Nature 459, 546-549 (28 May 2009) | doi:10.1038/nature08005; Received 15 January 2009; Accepted 19 March 2009

Synthesizing arbitrary quantum states in a superconducting resonator

Max Hofheinz1, H. Wang1, M. Ansmann1, Radoslaw C. Bialczak1, Erik Lucero1, M. Neeley1, A. D. O'Connell1, D. Sank1, J. Wenner1, John M. Martinis1 & A. N. Cleland1

  1. Department of Physics, University of California, Santa Barbara, California 93106, USA

Correspondence to: A. N. Cleland1 Correspondence and requests for materials should be addressed to A.N.C. (Email: Cleland@physics.ucsb.edu).

The superposition principle is a fundamental tenet of quantum mechanics. It allows a quantum system to be 'in two places at the same time', because the quantum state of a physical system can simultaneously include measurably different physical states. The preparation and use of such superposed states forms the basis of quantum computation and simulation1. The creation of complex superpositions in harmonic systems (such as the motional state of trapped ions2, microwave resonators3, 4, 5 or optical cavities6) has presented a significant challenge because it cannot be achieved with classical control signals. Here we demonstrate the preparation and measurement of arbitrary quantum states in an electromagnetic resonator, superposing states with different numbers of photons in a completely controlled and deterministic manner. We synthesize the states using a superconducting phase qubit to phase-coherently pump photons into the resonator, making use of an algorithm7 that generalizes a previously demonstrated method of generating photon number (Fock) states in a resonator8. We completely characterize the resonator quantum state using Wigner tomography, which is equivalent to measuring the resonator's full density matrix.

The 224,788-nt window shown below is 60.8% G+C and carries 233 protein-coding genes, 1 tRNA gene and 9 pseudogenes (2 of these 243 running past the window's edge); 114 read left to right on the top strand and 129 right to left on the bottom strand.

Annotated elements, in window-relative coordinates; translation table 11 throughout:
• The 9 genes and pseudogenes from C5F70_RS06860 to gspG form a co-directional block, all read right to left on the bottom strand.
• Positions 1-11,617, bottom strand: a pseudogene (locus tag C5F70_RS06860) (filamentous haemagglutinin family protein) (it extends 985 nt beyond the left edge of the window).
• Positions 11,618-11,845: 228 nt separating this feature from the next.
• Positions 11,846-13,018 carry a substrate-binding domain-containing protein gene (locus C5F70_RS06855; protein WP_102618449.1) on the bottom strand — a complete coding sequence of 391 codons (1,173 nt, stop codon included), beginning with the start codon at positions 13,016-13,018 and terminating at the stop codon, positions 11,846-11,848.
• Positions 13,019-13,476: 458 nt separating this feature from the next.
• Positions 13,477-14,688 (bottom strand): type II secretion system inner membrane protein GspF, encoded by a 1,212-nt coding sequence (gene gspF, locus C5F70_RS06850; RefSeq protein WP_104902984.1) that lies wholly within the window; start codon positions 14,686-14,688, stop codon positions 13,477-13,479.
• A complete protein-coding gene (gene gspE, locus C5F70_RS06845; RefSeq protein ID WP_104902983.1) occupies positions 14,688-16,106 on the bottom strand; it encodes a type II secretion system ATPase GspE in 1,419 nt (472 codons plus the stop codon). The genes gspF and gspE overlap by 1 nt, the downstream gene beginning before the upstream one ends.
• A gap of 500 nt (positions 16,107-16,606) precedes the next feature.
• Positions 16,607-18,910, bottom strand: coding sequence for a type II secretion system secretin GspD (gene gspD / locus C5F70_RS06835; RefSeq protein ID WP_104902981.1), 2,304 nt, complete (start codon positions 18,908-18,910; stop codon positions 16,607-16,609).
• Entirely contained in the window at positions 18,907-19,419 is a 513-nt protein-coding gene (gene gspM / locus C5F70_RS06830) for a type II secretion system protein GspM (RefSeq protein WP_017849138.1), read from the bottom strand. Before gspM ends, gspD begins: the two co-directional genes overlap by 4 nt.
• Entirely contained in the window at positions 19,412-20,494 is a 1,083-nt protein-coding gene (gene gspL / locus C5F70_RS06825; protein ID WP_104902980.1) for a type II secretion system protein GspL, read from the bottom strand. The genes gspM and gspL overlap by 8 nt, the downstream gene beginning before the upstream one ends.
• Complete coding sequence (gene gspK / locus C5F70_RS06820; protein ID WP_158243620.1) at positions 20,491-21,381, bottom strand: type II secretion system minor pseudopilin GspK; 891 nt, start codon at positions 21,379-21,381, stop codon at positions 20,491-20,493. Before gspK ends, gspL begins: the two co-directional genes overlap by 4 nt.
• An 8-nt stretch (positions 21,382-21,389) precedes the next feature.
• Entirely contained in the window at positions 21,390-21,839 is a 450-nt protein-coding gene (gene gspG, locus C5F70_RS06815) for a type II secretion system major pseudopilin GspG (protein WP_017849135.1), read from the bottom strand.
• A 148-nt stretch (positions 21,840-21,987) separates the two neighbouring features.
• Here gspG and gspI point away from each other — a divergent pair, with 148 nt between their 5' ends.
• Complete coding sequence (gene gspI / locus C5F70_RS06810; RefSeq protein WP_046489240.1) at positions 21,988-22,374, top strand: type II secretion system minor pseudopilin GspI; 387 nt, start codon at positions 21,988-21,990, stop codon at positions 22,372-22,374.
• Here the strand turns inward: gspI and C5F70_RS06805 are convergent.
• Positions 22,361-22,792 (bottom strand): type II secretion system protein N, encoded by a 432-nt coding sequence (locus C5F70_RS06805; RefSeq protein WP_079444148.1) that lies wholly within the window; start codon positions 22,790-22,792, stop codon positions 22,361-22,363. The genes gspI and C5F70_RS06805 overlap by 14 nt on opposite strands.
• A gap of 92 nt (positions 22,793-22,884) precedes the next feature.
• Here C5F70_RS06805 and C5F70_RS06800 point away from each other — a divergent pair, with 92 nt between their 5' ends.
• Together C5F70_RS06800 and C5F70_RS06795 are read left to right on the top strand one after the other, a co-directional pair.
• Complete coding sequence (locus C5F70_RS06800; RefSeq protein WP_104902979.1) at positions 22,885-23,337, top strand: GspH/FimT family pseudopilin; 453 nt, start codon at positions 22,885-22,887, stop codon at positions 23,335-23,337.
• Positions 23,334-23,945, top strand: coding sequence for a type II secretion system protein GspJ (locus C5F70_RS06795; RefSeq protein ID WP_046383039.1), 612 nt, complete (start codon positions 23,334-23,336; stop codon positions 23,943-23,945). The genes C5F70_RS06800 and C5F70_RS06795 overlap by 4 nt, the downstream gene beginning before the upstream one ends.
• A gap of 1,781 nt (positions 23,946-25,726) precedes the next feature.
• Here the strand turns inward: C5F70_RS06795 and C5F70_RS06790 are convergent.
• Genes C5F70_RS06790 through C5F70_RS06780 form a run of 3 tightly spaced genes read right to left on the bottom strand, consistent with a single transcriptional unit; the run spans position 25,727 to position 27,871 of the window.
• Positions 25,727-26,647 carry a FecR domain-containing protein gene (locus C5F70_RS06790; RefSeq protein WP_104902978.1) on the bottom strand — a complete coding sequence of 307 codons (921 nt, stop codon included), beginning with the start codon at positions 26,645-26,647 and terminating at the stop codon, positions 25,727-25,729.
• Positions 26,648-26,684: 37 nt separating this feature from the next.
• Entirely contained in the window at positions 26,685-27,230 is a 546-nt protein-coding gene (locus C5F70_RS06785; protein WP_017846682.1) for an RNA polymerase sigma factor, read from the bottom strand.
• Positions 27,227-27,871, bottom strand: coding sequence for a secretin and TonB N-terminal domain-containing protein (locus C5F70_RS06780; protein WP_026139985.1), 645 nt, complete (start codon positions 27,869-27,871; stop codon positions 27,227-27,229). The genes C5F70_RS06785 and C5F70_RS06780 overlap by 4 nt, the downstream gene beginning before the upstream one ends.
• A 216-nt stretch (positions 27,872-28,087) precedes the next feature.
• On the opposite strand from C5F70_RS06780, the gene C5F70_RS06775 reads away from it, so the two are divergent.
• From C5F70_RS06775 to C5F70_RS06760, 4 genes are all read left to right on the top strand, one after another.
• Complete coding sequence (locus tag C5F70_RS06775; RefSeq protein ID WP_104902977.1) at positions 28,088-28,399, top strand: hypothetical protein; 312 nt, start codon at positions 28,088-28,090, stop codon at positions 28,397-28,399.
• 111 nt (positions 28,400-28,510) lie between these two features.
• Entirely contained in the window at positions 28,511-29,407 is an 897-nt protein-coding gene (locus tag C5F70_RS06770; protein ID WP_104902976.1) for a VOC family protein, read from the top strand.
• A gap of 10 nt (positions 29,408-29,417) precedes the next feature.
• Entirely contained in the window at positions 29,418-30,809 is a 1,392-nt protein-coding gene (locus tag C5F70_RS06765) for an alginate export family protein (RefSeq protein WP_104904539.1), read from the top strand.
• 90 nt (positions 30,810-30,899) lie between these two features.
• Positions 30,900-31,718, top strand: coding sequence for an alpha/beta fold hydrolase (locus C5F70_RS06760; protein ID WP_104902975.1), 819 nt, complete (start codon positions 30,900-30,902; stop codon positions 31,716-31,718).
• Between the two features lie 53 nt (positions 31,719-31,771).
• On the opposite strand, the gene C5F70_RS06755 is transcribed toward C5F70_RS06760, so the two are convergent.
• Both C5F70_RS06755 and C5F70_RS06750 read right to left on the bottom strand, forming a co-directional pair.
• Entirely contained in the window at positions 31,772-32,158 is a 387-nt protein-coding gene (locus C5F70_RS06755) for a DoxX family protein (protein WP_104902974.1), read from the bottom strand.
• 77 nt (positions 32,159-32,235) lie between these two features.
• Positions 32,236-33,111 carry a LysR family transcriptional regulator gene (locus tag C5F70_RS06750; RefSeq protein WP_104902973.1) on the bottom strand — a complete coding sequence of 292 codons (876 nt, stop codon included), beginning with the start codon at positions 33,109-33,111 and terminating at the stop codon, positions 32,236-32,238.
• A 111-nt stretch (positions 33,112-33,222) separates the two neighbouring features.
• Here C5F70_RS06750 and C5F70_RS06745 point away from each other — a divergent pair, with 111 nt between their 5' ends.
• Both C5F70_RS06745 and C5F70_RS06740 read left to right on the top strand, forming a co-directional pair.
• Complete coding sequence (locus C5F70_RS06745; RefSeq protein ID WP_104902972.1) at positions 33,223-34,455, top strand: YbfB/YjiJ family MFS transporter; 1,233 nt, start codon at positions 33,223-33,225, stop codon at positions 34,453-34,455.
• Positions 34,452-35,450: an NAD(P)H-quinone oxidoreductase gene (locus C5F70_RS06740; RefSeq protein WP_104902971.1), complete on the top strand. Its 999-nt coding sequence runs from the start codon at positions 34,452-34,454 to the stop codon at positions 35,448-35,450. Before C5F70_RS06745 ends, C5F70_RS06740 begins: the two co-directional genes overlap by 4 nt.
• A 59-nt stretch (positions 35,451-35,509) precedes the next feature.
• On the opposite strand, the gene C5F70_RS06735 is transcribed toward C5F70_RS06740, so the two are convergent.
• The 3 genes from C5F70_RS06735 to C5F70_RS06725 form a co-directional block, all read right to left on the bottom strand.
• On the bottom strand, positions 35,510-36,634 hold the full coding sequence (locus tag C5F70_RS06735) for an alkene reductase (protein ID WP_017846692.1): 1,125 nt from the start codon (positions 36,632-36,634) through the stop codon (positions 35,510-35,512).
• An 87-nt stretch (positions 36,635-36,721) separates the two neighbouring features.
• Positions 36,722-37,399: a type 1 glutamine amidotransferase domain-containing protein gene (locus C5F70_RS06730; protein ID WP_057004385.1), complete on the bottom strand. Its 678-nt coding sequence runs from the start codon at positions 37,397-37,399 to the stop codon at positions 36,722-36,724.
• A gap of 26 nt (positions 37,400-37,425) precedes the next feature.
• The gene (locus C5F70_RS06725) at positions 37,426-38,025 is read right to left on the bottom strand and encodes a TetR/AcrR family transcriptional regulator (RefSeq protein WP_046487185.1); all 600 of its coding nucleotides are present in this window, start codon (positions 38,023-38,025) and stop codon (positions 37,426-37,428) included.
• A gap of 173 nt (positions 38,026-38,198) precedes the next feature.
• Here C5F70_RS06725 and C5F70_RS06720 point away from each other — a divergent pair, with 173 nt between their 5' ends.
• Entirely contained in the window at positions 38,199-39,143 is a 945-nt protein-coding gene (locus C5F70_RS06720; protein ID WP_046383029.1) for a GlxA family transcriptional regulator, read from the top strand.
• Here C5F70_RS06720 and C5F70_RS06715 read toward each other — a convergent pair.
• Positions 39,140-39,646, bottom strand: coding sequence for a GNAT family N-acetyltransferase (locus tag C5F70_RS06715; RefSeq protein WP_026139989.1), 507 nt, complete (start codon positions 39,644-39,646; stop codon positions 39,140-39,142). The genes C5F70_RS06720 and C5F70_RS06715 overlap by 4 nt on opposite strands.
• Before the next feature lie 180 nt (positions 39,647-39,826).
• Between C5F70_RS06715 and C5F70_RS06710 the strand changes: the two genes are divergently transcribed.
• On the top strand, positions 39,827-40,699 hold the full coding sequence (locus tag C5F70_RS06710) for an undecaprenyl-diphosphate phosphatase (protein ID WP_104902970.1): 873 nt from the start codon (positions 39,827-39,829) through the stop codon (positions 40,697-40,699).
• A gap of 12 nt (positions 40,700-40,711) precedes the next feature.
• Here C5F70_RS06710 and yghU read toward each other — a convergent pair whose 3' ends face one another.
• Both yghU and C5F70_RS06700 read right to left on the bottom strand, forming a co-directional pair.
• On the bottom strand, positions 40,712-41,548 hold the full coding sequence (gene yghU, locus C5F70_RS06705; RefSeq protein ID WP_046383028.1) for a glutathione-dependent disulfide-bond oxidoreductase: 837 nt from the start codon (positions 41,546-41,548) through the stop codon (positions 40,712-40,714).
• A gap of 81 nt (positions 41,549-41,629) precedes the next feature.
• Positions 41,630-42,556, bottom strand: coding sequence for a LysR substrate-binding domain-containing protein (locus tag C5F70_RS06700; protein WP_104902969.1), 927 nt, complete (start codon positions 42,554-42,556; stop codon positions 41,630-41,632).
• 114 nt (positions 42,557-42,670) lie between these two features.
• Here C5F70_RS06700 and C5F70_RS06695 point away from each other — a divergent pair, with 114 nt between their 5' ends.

These links to content published by NPG are automatically generated.


Quantum computers

Nature Review (04 Mar 2010)

See all 2 matches for Reviews


Quantum physics Tailor-made quantum states

Nature News and Views (28 May 2009)

Quantum mechanics The surf is up

Nature News and Views (01 Apr 2010)

See all 8 matches for News And Views